Learn when it's appropriate to use allude vs. elude with Grammar Rules from the Writer's Digest editors, including a few examples of correct and incorrect usages.
Many writers love making literary allusions, but some have trouble figuring out the proper time to allude or elude. By the way, why don't more people use the verb illude for illusion? We'll elude the answer to that question in this post, which won't allude to the differences in allude and elude. Rather, we'll cover the issue directly.
Allude vs. Elude
Allude is a verb that means to suggest something indirectly or to hint at. So a person may not directly say she was a poor child, but she may allude to it by commenting on how she always wore hand-me-downs and never received gifts when she was young.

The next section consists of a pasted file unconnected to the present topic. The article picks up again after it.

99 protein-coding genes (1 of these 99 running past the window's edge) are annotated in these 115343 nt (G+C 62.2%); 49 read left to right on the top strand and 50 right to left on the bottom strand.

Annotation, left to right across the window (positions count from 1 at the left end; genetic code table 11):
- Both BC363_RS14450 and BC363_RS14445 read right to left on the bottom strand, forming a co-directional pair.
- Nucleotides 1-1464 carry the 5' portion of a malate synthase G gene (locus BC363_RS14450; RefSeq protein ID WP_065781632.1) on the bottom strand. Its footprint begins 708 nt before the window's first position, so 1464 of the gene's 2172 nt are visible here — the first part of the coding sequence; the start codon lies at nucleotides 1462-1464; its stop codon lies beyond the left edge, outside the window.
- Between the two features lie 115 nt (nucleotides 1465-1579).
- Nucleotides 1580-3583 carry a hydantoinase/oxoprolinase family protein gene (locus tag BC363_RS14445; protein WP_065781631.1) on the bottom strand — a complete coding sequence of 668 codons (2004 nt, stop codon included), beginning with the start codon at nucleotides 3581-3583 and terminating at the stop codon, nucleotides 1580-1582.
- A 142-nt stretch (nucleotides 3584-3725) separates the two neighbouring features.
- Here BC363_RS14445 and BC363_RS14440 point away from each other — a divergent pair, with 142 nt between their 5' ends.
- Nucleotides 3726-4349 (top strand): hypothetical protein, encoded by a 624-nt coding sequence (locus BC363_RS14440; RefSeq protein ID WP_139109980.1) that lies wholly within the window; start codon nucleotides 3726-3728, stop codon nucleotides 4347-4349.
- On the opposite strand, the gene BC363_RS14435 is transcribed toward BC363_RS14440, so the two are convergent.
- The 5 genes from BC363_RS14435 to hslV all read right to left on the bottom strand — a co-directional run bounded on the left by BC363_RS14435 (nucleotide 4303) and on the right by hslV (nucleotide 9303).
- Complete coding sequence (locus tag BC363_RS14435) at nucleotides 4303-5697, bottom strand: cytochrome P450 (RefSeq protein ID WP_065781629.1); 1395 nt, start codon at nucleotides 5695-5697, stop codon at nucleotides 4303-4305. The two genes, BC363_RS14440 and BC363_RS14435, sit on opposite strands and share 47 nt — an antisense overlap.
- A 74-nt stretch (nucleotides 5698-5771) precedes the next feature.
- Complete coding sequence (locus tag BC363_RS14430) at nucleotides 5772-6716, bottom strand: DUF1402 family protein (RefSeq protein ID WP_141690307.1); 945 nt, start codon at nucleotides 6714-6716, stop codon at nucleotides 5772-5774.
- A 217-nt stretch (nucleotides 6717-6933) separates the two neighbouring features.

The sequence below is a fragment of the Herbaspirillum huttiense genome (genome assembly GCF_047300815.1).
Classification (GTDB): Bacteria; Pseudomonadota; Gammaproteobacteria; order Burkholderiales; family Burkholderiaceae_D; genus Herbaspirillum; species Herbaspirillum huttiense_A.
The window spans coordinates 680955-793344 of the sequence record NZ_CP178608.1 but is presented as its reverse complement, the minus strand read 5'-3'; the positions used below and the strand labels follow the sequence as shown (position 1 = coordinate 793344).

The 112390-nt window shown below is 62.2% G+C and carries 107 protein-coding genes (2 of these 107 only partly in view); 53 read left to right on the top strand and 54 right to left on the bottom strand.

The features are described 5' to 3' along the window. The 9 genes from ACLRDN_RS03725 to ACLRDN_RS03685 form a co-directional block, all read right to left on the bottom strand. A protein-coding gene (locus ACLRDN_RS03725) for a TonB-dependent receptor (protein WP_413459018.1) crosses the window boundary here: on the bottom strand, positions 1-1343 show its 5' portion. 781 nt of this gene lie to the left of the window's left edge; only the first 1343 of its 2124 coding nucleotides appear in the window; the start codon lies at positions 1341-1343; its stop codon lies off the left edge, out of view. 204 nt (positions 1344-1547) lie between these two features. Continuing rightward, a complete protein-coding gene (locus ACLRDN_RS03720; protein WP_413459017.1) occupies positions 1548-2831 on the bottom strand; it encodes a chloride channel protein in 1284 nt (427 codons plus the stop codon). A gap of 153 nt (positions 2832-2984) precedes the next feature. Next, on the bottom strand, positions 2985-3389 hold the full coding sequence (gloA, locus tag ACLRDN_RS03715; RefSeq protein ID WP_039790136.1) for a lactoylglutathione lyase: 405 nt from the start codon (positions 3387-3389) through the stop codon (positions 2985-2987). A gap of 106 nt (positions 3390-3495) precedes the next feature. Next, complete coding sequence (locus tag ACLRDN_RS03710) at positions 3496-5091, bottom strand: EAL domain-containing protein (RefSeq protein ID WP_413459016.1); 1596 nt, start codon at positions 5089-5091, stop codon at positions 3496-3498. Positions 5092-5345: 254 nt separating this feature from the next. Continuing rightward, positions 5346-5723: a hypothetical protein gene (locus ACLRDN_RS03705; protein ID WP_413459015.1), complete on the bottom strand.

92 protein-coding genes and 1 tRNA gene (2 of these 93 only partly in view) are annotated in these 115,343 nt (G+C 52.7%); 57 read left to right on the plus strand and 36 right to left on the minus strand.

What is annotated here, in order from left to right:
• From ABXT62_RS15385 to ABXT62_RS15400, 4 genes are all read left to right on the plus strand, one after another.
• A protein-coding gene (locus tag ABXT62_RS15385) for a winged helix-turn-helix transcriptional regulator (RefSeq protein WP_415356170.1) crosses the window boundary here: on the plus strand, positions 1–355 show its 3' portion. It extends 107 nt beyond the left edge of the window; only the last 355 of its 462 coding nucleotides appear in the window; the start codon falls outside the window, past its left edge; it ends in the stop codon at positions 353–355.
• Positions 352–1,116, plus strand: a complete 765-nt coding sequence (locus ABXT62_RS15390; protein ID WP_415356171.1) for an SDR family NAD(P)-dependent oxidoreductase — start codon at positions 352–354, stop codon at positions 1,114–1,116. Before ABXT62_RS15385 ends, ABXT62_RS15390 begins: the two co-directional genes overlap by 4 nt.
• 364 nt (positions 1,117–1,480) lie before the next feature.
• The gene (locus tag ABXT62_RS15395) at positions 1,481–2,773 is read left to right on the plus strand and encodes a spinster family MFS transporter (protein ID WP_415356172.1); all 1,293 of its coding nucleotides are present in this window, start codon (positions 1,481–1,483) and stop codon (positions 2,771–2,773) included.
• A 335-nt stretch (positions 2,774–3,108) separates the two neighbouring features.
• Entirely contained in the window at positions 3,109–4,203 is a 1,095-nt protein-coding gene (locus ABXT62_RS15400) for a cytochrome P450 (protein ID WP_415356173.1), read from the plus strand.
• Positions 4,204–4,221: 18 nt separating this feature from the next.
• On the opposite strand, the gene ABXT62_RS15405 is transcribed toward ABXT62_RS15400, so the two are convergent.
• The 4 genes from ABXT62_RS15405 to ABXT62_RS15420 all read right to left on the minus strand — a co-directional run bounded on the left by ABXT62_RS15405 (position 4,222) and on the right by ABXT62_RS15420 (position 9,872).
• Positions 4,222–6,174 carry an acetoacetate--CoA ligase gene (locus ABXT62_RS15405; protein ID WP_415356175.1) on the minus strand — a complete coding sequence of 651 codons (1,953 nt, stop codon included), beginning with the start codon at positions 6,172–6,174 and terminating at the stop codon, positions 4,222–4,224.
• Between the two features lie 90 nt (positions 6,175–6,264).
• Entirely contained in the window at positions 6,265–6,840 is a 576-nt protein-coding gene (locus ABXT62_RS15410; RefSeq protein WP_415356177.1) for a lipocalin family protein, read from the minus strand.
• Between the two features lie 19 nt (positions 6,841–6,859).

Elude, on the other hand, is a verb that means to evade or escape someone or something, usually with some speed or skill. For instance, the same person mentioned in the example above may have eluded poverty in adulthood by getting good grades in school that translated into a well-paying job.
Here are a few examples:
Correct: The prince often alluded to a sense of feeling trapped when talking about his future.
Incorrect: The prince often eluded to a sense of feeling trapped when talking about his future.
Correct: The thief eluded capture by sneaking out the window.
Incorrect: The thief alluded capture by sneaking out the window.
Most people can allude to their past, but few can elude their past.